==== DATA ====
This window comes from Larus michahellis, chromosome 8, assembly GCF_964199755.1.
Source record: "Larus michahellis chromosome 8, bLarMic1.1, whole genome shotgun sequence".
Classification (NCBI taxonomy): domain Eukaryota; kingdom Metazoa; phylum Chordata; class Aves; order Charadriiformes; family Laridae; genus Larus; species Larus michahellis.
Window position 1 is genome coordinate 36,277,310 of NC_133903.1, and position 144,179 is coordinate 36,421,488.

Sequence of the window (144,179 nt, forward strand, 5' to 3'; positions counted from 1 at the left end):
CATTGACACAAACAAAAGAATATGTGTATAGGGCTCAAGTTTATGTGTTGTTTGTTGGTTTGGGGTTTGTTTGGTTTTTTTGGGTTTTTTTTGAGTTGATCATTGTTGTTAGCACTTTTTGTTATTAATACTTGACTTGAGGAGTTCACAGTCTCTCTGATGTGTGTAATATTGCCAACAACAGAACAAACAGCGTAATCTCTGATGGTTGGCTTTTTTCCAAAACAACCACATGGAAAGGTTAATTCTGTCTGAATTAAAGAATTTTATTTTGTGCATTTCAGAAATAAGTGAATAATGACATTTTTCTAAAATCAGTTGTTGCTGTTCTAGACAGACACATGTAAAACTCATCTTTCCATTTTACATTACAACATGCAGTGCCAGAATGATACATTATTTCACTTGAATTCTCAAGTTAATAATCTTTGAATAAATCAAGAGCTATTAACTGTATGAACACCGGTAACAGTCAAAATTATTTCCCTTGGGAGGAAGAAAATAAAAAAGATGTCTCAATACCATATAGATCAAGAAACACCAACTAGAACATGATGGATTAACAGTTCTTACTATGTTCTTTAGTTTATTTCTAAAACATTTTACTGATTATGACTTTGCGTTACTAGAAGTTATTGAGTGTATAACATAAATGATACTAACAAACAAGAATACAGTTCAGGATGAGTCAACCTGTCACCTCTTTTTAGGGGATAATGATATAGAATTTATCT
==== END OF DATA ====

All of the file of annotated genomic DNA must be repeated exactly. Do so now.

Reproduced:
This window comes from Larus michahellis, chromosome 8, assembly GCF_964199755.1.
Source record: "Larus michahellis chromosome 8, bLarMic1.1, whole genome shotgun sequence".
Classification (NCBI taxonomy): domain Eukaryota; kingdom Metazoa; phylum Chordata; class Aves; order Charadriiformes; family Laridae; genus Larus; species Larus michahellis.
Window position 1 is genome coordinate 36,277,310 of NC_133903.1, and position 144,179 is coordinate 36,421,488.

Sequence of the window (144,179 nt, forward strand, 5' to 3'; positions counted from 1 at the left end):
CATTGACACAAACAAAAGAATATGTGTATAGGGCTCAAGTTTATGTGTTGTTTGTTGGTTTGGGGTTTGTTTGGTTTTTTTGGGTTTTTTTTGAGTTGATCATTGTTGTTAGCACTTTTTGTTATTAATACTTGACTTGAGGAGTTCACAGTCTCTCTGATGTGTGTAATATTGCCAACAACAGAACAAACAGCGTAATCTCTGATGGTTGGCTTTTTTCCAAAACAACCACATGGAAAGGTTAATTCTGTCTGAATTAAAGAATTTTATTTTGTGCATTTCAGAAATAAGTGAATAATGACATTTTTCTAAAATCAGTTGTTGCTGTTCTAGACAGACACATGTAAAACTCATCTTTCCATTTTACATTACAACATGCAGTGCCAGAATGATACATTATTTCACTTGAATTCTCAAGTTAATAATCTTTGAATAAATCAAGAGCTATTAACTGTATGAACACCGGTAACAGTCAAAATTATTTCCCTTGGGAGGAAGAAAATAAAAAAGATGTCTCAATACCATATAGATCAAGAAACACCAACTAGAACATGATGGATTAACAGTTCTTACTATGTTCTTTAGTTTATTTCTAAAACATTTTACTGATTATGACTTTGCGTTACTAGAAGTTATTGAGTGTATAACATAAATGATACTAACAAACAAGAATACAGTTCAGGATGAGTCAACCTGTCACCTCTTTTTAGGGGATAATGATATAGAATTTATCT